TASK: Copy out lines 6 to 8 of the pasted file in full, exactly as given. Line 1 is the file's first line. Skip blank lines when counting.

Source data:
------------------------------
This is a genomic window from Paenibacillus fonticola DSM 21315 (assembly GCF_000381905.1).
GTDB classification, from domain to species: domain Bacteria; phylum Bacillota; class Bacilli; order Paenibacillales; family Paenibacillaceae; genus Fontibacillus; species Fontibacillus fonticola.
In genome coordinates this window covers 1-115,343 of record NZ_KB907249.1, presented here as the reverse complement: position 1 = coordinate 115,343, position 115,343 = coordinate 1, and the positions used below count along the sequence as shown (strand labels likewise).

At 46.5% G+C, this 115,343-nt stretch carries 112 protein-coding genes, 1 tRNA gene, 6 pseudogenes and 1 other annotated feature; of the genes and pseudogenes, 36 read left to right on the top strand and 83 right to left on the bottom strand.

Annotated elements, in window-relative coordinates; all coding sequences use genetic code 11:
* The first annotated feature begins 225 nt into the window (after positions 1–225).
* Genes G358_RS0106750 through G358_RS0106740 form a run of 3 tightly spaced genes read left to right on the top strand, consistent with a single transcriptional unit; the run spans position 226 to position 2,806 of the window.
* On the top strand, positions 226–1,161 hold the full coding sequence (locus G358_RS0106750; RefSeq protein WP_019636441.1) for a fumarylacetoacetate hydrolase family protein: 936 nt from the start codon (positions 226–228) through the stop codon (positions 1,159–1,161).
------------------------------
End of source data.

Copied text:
* The first annotated feature begins 225 nt into the window (after positions 1–225).
* Genes G358_RS0106750 through G358_RS0106740 form a run of 3 tightly spaced genes read left to right on the top strand, consistent with a single transcriptional unit; the run spans position 226 to position 2,806 of the window.
* On the top strand, positions 226–1,161 hold the full coding sequence (locus G358_RS0106750; RefSeq protein WP_019636441.1) for a fumarylacetoacetate hydrolase family protein: 936 nt from the start codon (positions 226–228) through the stop codon (positions 1,159–1,161).